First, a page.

I have three ‘ideal’ roles. Viola Davis (Annalise Keating) in How to Get Away with Murder, Taraji P. Henson (Cookie Lyon) in Empire, and Heath Ledger (Joker) in The Dark Knight. The aforementioned characters differ in immense ways and they are characters that would certainly challenge me as an artist. I always welcome challenges as they result in growth. I know for a fact that with each of these characters I will find myself questioning my ability to act at some point because they are so complex.

  1. On the set of my first role I was feeling…

Excited but very prepared. I had to deliver and did not want to drop the ball. I was the only new face in a set of veterans but they were very welcoming and the director was very open in terms of what was to be expected of me. I spent most of my free time getting knowledge from the veterans and it is knowledge I use and pass on to others.

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Why We Need ‘Hard Cash In The Economy’



Busi Mabuza, the Chairperson of the Board of the Industrial Development Corporation, on the BRICS summit and why we need to start talking as an African bloc.


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The Heroes Among Us




Heroes exist in history, on celluloid, in pop culture or in these digital times, at the forefront of technology. These are the mighty who shine on the front pages of newspapers, as the paradigms of victory and virtue. But every day in public life, surrounding us are some of the real stars, the nameless, the faceless we don’t recognize or celebrate. In the pages that follow, we look at some of them, exploring the exemplary work they do, from the war zones to your neighborhood streets. They are not flawless, they are not infallible, but they are heroes.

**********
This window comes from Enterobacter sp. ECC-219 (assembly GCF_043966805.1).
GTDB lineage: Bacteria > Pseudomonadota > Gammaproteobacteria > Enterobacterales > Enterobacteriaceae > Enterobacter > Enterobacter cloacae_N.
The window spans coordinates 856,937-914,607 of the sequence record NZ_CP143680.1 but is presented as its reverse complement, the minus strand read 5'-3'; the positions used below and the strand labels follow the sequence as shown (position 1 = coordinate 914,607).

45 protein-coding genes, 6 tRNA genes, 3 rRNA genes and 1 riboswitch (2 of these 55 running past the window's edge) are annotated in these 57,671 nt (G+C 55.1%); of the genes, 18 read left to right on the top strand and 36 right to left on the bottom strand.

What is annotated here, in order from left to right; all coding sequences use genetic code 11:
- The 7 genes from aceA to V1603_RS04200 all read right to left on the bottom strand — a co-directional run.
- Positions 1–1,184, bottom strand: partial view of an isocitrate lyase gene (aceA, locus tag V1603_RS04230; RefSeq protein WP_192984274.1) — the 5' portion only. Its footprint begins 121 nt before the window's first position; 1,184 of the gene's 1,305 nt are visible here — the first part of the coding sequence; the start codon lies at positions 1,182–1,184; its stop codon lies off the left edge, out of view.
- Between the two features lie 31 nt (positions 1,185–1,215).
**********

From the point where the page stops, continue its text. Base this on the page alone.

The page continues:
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The Ghanaian Who Brought HR Corporate America To Ghana




Ghana is one of the world’s fastest-growing economies this year, according to the World Bank, the African Development Bank and the IMF. Its projected growth in 2018 is between 8.3-8.9%.

The Ghanaian workforce is young, with 57% of the population under the age of 25. This means millions of new graduates enter the workforce each year. One woman who understands the struggle that awaits this unsuspecting group in corporate Ghana is Human Resources (HR) entrepreneur, Rita Kusi.

Kusi is the founder and CEO of Keeping “U” Simply Intact (KUSI) Consulting, a marketing, training and recruiting company based in the United States (US) and in Ghana. She is also the Managing Director of threesixtyGh, a social enterprise company with an online presence showcasing innovative ventures in Ghana and the people behind them.

Born in Bolga, Northern Ghana, Kusi’s family gained access to the US through the US Visa Lottery in the early 80s. The family relocated to the US in 1991 where Kusi remained until 2013. And that is also where she amassed a wealth of experience working in several sectors.